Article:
Does the Lenovo ThinkPad X1 Yoga Gen 7 run Linux?

Does the Lenovo ThinkPad X1 Yoga Gen 7 run Linux?

Lenovo’s ThinkPad Yoga Gen 7 is one of the best business laptops you can buy this year, particularly if you’re interested in a convertible PC. It features Intel’s 12th-generation processors – specifically the new P series with a 28W TDP – a tall 16:10 display with a stunning Ultra HD+ OLED option, and it keeps the iconic design language and features of the ThinkPad family. Like most laptops out there, the Lenovo ThinkPad X1 Yoga runs Windows 11, but as popular as Windows is, some people may prefer Linux. If you’re wondering whether you have that option, we have good news – there are a few ways to get Linux software on the ThinkPad X1 Yoga.

Using the Windows Subsystem for Linux

It’s been a feature for a while, but some users might not know it yet. With Windows 10, Microsoft introduced something called the Windows Subsystem for Linux, which allows Windows PCs to run Linux distributions in them. With Windows 11, this has only gotten even better, now with the ability to run GUI-based apps instead of only command line ones. Running Linux in Windows means you can have the best of both worlds, and you don’t have to deal with as much overhead as you’d get with traditional virtualization or the hassle of dual-booting. If you only have a couple of Linux apps you want to be able to use, this is a great way to do it.

If you want to run Linux, you’ll first need to enable the Windows Subsystem for Linux on your PC. You can do this by installing the Windows Subsystem for Linux (Preview) package from the Microsoft Store. Alternatively, open the Start menu and search for Turn Windows features on or off and open the first result. In the window that appears, scroll down to find the Windows Subsystem for Linux and check the box next to it. You’ll need to reboot your PC to finish setting up.

Linux version of GIMP and xcalx running on Windows 11

Once that’s done, you can look for your preferred Linux distribution on the Microsoft Store. A few options are available, including Ubuntu, Kali Linux, and Debian. The OS itself will run in a command-line interface, but you can then install GUI Linux apps and run them right alongside your regular Windows apps. This is a risk-free and relatively easy way to get Linux apps on your PC, and our first recommendation if you don’t want to leave Windows completely.

Installing Linux on the ThinkPad X1 Yoga

If you want the full Linux experience, including the desktop and everything, you also have that option. There are a few ways you can run a full version of Linux on your PC, and the method you choose depends on your needs and goals. The first option is creating a virtual machine, or VM. This allows you to run a full Linux experience inside your current Windows environment. It won’t get you full native performance, but a fast enough PC can still run a VM fairly smoothly. You’ll need to download your favorite Linux distribution, such as Ubuntu, as an ISO file, then you can either use the Hyper-V feature in Windows 11 Pro or dedicated software like VMWare Workstation Player to create a virtual machine. We have a guide on how to create a Windows 11 VM, but the same general steps apply for Linux aside from downloading a different ISO.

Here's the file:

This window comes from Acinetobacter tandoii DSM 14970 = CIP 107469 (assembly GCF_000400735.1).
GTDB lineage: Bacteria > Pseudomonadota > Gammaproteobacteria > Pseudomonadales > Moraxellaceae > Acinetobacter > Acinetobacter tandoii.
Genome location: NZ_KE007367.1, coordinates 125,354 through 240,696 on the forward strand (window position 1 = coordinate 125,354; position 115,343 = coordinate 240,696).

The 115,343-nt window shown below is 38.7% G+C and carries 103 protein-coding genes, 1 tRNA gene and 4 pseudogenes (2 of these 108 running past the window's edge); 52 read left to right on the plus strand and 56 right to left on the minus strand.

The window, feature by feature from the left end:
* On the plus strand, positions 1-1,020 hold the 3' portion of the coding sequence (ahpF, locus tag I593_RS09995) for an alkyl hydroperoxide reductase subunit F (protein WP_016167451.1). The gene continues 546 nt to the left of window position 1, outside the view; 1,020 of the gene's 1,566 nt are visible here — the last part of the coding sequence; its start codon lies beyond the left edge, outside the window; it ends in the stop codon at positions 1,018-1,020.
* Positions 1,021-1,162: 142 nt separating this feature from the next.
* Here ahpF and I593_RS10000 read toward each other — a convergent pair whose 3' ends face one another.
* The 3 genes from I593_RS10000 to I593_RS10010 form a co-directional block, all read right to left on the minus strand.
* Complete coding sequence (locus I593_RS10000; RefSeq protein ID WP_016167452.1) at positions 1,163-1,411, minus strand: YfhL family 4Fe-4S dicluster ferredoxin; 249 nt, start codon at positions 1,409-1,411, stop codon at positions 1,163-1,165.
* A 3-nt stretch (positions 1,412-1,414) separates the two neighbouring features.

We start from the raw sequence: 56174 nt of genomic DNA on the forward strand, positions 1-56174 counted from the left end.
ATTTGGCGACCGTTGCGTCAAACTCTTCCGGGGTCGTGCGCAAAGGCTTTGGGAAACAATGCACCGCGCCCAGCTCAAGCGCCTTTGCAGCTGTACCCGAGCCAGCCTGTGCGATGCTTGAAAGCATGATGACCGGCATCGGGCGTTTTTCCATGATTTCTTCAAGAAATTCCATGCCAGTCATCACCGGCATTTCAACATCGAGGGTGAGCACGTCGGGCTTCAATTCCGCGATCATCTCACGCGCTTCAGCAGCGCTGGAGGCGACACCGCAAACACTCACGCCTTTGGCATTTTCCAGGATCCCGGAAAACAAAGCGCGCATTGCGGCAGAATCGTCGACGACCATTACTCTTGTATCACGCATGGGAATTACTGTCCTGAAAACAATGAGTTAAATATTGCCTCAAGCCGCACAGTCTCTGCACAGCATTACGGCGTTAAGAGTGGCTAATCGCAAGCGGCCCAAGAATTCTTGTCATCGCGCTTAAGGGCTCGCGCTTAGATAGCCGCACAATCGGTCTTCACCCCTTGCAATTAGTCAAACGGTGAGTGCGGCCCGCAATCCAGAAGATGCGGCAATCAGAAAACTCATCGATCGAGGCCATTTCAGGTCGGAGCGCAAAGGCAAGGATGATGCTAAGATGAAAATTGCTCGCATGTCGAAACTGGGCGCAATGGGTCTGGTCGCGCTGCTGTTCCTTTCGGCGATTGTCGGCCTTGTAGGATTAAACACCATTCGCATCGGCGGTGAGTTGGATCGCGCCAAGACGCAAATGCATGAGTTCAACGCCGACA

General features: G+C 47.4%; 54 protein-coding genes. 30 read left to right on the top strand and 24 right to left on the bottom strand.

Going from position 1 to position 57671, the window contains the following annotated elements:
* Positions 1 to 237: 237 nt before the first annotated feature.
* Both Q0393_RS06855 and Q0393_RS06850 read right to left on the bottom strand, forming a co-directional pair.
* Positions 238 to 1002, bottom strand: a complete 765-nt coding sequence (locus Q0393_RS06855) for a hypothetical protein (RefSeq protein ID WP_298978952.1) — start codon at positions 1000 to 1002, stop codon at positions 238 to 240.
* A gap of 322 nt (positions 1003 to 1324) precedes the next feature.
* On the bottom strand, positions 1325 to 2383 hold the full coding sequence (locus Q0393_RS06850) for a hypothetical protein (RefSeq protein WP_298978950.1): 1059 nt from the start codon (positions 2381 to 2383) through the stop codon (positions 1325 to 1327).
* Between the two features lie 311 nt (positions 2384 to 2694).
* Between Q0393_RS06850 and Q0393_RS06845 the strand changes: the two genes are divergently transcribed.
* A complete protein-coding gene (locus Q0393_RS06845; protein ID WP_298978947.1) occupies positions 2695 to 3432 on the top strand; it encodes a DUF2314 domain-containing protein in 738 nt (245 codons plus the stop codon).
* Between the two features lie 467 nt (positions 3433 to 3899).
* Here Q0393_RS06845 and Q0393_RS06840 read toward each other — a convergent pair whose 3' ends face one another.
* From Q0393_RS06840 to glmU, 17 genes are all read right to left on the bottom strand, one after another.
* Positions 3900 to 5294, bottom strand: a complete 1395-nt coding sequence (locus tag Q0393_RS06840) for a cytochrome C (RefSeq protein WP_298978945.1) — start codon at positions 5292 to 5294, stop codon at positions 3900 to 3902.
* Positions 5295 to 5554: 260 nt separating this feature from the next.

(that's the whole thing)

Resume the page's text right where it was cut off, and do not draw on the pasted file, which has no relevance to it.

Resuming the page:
Screenshots of Windows and Ubuntu side by side

If the overhead of virtualization and you’re fine with rebooting your PC to switch between Linux and Windows, then you can also try dual-booting. This allows you to run Windows 11 and Linux on the same PC, both at full native performance, though it comes with the downside that switching between them isn’t as easy. Still, it’s also a good way to separate work and play if you need to run Linux for one thing and Windows for the other. We also have a guide on how to dual-boot Linux and Windows 11 on the same PC, so be sure to check that out.

Because Lenovo officially sells the ThinkPad X1 Yoga Gen 7 with Ubuntu, you should be able to get support from the company shoulds you choose to install it, but otherwise, installing Linux yourself means you have to know what you’re doing if you don’t want to risk losing your data.

Buying the Lenovo ThinkPad X1 Yoga with Linux

An option you don’t get that often with laptops is the ability to buy them with Linux right out of the box. With the Lenovo ThinkPad X1 Yoga Gen 7, though, you’ll be able to do just that. At least, according to the official spec sheet. At this time, Lenovo isn’t offering that option, but we’ve seen many of its laptops in the past offer this, so it’s bound to show up at some point. It’s still a relatively new laptop, so it’s likely that additional configurations are still rolling out.

In the meantime, you can check out the ThinkPad X1 Yoga below. It’s only available with Windows 11 at this time, but you have plenty of configuration options and it’s just stellar hardware all around. It’s truly one of the best laptops of 2022 so far, and worth it for anyone who’s a fan of the classic ThinkPad design.

    The Lenovo ThinkPad X1 Yoga Gen 7 is a powerful convertible with 12th-gen Intel processors and up to an Ultra HD+ OLED display. Plus, in the future, there will be a version with Ubuntu installed out of the box.

About author

João Carrasqueira
João Carrasqueira

Editor at XDA Computing. I've been covering the world of technology since 2018, but I've loved the field for a lot longer. And I have a weird affinity for Nintendo videogames, which I'm always happy to talk about.

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